What amazes me, is despite all the foot traffic, the streets are really clean, well lit and safe to wander around. A little crowded at times, with the motorbikes, vespas, donkey carts and pedestrians all competing to get by. But it adds so much character to the place. Its not just for tourists, locals come to the souks and eat in the Djemma. Some of the storytellers, herbal fetish vendors tell their tales completely in arabic, and are surrounded by moroccans listening anxiously; of what I don't know, unfortunately.

The people, amazingly diverse, friendly. The women are allowed to dress liberally, or traditionally, their choice. As with most islamic countries you have the call to worship from the minarets, but its not "in-your-face" like it was in tanzania. They don't blast it so loudly you can't sleep. In fact, I didn't have a hard time sleeping there at all.

I did get sick for one day unfortunately. The second morning in marrakesh I ran a fever. I was really scared at first, because I wasn't sure if it was malaria from ghana. But after several liters of water, rest, and tabs of the local vitamin c fortified asprin, I was better within 15 hrs or so. We hit the hammam the next day when I felt better; this was a really neat experience - to be scrubbed, steamed and massaged in a bath house with other women; a tradition here.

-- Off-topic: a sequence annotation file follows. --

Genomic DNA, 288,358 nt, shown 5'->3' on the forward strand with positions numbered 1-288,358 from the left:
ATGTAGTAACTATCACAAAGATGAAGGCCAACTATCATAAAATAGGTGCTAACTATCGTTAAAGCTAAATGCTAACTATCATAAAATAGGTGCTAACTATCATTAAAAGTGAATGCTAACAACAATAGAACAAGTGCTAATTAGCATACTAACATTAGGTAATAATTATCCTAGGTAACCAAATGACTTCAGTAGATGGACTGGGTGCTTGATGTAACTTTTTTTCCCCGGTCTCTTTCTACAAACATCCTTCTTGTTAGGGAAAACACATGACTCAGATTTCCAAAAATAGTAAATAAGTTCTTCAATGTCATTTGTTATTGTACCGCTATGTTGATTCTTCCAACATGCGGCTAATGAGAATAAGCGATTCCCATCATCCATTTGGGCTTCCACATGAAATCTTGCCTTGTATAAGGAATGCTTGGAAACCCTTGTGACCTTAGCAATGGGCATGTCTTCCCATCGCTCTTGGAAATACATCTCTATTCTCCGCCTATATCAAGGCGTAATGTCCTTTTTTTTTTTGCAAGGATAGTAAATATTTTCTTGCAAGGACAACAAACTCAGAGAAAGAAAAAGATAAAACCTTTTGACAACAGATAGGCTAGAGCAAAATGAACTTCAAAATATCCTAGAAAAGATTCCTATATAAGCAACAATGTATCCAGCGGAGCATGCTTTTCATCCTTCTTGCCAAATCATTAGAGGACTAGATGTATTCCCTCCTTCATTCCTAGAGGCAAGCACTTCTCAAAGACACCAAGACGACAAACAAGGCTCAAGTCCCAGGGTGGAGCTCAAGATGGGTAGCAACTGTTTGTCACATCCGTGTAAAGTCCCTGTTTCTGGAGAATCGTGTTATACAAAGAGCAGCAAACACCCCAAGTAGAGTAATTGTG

DSCN1997 If I could trade another 2,3,4 weeks to stay here in morocco, I would. But, plans change.... I promise myself I am going to come back here to finish my visit someday.

My plane leaves for the states from Casablanca. On my return trip, when I get to the train station, I ask for a metered taxi. In fact, I start demanding it and everything en francais - " Il faut que vous tournez le conteur ou ..... pas irai!". The minute I say it - all the hassling taxi drivers look the other way. Some shake their heads. Plus, I only want to go a short ways. No interest. Aha! I keep asking for it, and finally get one that will take me. He has another lady in the back seat and appears to group his rides....

After confirming where I want to go, he runs off to get some change and says he'll be back in a minute. A hear a small voice from the back of the taxi, she says "er, Do you speak English?"


Ah, yes! wow, do I speak english? So I find out that the lady in the taxi is actually a local casablancan - who insists on a meter - because they would otherwise overcharge. I tell her I came from Marrakesh, and she actually the same - She asks how long, and I said I was only here for 5 days. She said it was too short. 5 days is too short for Marrakesh. Wow. I feel the same. I could spend a month in Marrakesh and it would make me happy.

No comments: